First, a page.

For the last decade, I have worked to connect the eastside to the regional light rail system being built by Sound Transit. I supported funding for light rail via the ST2 ballot measure which was approved by voters in 2008. Through 2015, as both an elected official and an appointed Sound Transit Board member, I worked on behalf of the City of Bellevue to plan the light rail alignment and to adopt appropriate plans and regulations to take advantage of the opportunities presented by this major regional transportation investment. Now, as a County Councilmember, I represent much of the eastside, including Mercer Island, as construction of Eastlink light rail begins in earnest. Through it all, I have remained a strong proponent of the importance of providing true mass transit to our growing eastside.
The benefits of rail transit do come with impacts, and these must be addressed in each jurisdiction where we build and operate light rail. We did this when I represented Bellevue, and it has been done in every jurisdiction where Sound Transit has planned and constructed light rail. Mercer Island is no different in this regard — there are impacts of this major capital project and those impacts must be identified and addressed.
Historically, regional governments and agencies foresaw the need for transit on I-90, as well as some of the major impacts to Mercer Island. The cities of Seattle, Bellevue and Mercer Island, Sound Transit, King County/Metro and Washington State negotiated an agreement in 1976 that designated two lanes of the I-90 bridge to be “designed for and permanently committed to transit use.” In a 2004 amendment to this agreement, the parties further set out their desired configuration to allow for dedicated transit, two-way HOV and general purpose lanes. This configuration is sometimes referred to as “R8A” because it was selected from a long list of options considered by the parties. In these agreements, the parties recognized the unique mobility issues posed by the fact that I-90 is the only road on or off Mercer Island and made provisions for Islanders to drive in the HOV lanes, even if they were driving alone. The 2004 amendment also states that “any loss of mobility to and from Mercer Island . . . shall be identified and satisfactorily addressed . . .”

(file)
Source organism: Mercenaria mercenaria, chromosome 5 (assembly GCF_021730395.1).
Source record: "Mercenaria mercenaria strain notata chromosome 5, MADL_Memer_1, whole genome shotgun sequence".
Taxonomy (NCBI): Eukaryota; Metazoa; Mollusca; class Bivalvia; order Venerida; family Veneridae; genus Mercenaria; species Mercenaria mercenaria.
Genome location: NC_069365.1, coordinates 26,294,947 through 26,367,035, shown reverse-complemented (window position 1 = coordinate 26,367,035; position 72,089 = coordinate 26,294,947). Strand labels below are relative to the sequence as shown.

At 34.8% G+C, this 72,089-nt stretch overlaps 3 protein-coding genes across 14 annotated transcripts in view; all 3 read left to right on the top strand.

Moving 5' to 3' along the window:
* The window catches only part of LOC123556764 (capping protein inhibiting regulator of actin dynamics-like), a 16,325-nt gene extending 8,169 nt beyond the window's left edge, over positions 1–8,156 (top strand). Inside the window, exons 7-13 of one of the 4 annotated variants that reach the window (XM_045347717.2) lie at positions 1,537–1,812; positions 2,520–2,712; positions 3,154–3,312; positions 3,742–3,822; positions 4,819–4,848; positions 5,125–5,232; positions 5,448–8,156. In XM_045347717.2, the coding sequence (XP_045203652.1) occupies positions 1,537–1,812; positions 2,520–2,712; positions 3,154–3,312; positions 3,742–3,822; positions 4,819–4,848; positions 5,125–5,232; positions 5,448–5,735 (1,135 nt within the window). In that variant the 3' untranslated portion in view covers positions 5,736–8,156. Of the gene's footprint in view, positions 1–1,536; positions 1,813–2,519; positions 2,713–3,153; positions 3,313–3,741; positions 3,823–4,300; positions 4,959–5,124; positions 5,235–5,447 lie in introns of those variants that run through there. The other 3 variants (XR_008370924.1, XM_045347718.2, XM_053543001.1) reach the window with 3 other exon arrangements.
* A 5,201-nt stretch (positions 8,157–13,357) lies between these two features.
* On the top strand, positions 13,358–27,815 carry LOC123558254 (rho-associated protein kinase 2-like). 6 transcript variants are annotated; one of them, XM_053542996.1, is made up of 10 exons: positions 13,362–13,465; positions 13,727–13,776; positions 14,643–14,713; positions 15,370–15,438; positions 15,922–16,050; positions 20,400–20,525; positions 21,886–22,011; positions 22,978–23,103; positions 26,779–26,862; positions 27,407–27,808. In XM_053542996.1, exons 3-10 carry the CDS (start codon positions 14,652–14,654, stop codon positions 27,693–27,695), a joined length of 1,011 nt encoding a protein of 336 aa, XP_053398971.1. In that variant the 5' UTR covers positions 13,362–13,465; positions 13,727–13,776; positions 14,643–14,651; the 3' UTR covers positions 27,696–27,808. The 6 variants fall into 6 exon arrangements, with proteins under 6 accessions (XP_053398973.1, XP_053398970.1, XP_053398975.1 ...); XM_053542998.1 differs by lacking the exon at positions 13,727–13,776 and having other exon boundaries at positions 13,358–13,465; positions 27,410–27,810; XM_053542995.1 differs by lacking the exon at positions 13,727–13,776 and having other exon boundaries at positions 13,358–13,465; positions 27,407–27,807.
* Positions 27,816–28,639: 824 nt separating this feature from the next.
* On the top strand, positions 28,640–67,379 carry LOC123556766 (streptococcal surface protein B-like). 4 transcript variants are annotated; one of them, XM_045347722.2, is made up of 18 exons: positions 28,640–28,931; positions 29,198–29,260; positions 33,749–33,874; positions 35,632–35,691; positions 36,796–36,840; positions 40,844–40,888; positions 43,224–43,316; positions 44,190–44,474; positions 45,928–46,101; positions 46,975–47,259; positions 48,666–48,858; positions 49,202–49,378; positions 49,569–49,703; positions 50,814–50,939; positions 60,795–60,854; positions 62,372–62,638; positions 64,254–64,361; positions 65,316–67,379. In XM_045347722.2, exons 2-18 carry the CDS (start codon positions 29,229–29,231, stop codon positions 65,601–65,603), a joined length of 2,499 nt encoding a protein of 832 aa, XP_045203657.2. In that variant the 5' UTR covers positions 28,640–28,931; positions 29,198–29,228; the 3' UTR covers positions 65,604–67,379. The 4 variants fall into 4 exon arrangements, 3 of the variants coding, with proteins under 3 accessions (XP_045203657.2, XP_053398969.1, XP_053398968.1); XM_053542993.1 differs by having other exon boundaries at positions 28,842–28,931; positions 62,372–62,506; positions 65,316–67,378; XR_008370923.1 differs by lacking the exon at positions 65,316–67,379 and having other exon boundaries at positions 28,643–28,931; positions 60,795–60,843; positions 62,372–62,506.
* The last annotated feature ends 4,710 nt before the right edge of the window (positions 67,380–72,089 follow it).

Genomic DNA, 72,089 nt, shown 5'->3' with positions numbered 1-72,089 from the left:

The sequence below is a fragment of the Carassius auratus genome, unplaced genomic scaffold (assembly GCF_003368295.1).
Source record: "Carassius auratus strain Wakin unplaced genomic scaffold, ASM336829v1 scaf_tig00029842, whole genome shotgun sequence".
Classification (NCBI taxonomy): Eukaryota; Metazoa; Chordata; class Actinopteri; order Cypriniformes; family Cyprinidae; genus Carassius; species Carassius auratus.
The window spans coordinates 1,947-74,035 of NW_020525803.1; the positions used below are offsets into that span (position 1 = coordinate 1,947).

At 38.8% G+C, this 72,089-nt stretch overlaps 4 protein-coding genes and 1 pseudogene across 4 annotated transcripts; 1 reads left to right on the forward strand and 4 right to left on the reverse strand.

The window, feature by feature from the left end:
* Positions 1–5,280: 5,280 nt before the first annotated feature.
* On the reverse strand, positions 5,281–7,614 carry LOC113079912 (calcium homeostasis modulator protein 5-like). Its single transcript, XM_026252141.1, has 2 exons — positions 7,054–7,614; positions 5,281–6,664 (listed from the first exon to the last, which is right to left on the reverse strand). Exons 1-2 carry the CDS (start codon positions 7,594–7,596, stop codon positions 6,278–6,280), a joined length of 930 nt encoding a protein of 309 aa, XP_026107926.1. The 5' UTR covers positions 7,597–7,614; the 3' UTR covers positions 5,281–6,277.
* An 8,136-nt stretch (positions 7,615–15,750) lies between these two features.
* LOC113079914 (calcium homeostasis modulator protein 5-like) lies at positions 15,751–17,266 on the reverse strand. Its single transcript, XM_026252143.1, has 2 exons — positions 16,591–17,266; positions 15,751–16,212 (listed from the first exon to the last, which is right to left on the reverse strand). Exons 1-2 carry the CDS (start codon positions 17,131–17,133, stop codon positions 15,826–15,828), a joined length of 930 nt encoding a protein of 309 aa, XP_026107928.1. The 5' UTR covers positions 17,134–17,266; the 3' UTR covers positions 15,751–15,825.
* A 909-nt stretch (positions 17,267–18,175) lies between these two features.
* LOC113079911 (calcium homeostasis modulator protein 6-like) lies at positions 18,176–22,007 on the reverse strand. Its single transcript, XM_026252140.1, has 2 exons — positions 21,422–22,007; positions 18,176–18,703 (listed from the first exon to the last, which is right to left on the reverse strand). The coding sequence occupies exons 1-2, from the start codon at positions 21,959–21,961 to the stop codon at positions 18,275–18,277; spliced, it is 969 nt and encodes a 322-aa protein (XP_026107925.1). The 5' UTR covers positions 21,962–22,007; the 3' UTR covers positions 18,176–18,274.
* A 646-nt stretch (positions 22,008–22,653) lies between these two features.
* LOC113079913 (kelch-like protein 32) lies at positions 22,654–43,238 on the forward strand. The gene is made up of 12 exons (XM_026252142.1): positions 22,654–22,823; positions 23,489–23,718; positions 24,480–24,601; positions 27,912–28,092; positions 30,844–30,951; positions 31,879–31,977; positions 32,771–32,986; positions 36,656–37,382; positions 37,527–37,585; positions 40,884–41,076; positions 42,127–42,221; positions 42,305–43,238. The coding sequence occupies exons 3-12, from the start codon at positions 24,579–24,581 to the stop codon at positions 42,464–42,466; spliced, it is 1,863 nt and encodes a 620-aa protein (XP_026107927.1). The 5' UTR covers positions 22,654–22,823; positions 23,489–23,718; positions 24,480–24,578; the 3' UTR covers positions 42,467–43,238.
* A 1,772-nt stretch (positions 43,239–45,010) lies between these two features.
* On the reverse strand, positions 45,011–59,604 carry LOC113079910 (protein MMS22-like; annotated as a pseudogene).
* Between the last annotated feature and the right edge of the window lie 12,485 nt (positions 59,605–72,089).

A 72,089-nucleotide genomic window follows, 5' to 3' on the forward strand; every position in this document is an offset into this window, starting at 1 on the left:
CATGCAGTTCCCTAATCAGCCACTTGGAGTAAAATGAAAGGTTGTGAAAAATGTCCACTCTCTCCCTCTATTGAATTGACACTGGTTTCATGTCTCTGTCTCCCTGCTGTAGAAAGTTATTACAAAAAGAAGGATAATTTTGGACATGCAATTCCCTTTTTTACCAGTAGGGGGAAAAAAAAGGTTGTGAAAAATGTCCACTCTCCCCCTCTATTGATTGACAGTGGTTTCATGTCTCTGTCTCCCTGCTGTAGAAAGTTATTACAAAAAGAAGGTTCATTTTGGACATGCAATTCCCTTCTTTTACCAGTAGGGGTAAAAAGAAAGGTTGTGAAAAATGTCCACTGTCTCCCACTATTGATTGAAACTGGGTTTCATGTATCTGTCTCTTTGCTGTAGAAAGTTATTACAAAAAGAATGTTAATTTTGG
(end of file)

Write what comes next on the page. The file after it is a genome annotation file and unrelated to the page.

Efforts to satisfy these agreements have been ongoing for many years. However, before the parties could reach an agreed resolution, the Federal Highway Administration took the position last summer that single-occupancy vehicles cannot use HOV lanes. Despite a number of entreaties to change their position, FHWA has made it clear that federal rules do not allow Mercer Islanders’ contractual, historic access to HOV lanes to continue when the new outer bridge lanes open later this year.
This late-breaking monkey wrench rendered already complicated negotiations even more challenging, especially coming just a few months before the expected closure of the I-90 center lanes for construction. The sudden change in expectations is upsetting by itself, but the timing makes it very difficult to find alternative solutions and stay on the current schedule. Had we known in 2004 that the federal government would not agree to allow continued Island access to the HOV lanes, a different alternative to R8A might have been found. It is far too late for that kind of major adjustment now. Thus, though it is unfortunate, I understand why the City of Mercer Island felt compelled to sue Sound Transit and WSDOT, and to adopt broad land use moratoria in an attempt to temporarily stop the Eastlink light rail construction. Although I voted against it, I also understand why Sound Transit felt compelled to pursue counter actions in order to keep the light rail project moving. I voted “no” on the action to authorize litigation by Sound Transit because I believe that we have not yet exhausted our options to resolve the legitimate issues on both sides. For example, State Representative Judy Clibborn has today introduced legislation (HB 2129) which could result in Islanders maintaining SOV access to the Island Crest Way ramps to I-90. If successful, this would solve one of the biggest outstanding problems driving the litigation. Likewise, finding solutions to allow Islanders reasonable access to existing bus transit and future light rail transit should be achievable with enough focus and public attention. We can and should address the legitimate local impacts of the Eastlink project to Mercer Island while achieving the benefits the Eastlink project promises to the rest of the eastside and the region.
Litigation will now proceed, but it should not stop attempts to resolve these challenges by agreement. I will continue to advocate for mutually acceptable solutions and welcome any comments or suggestions toward that end. Please do not hesitate to contact my office at firstname.lastname@example.org or 206-477-1006 to discuss these or any other issues.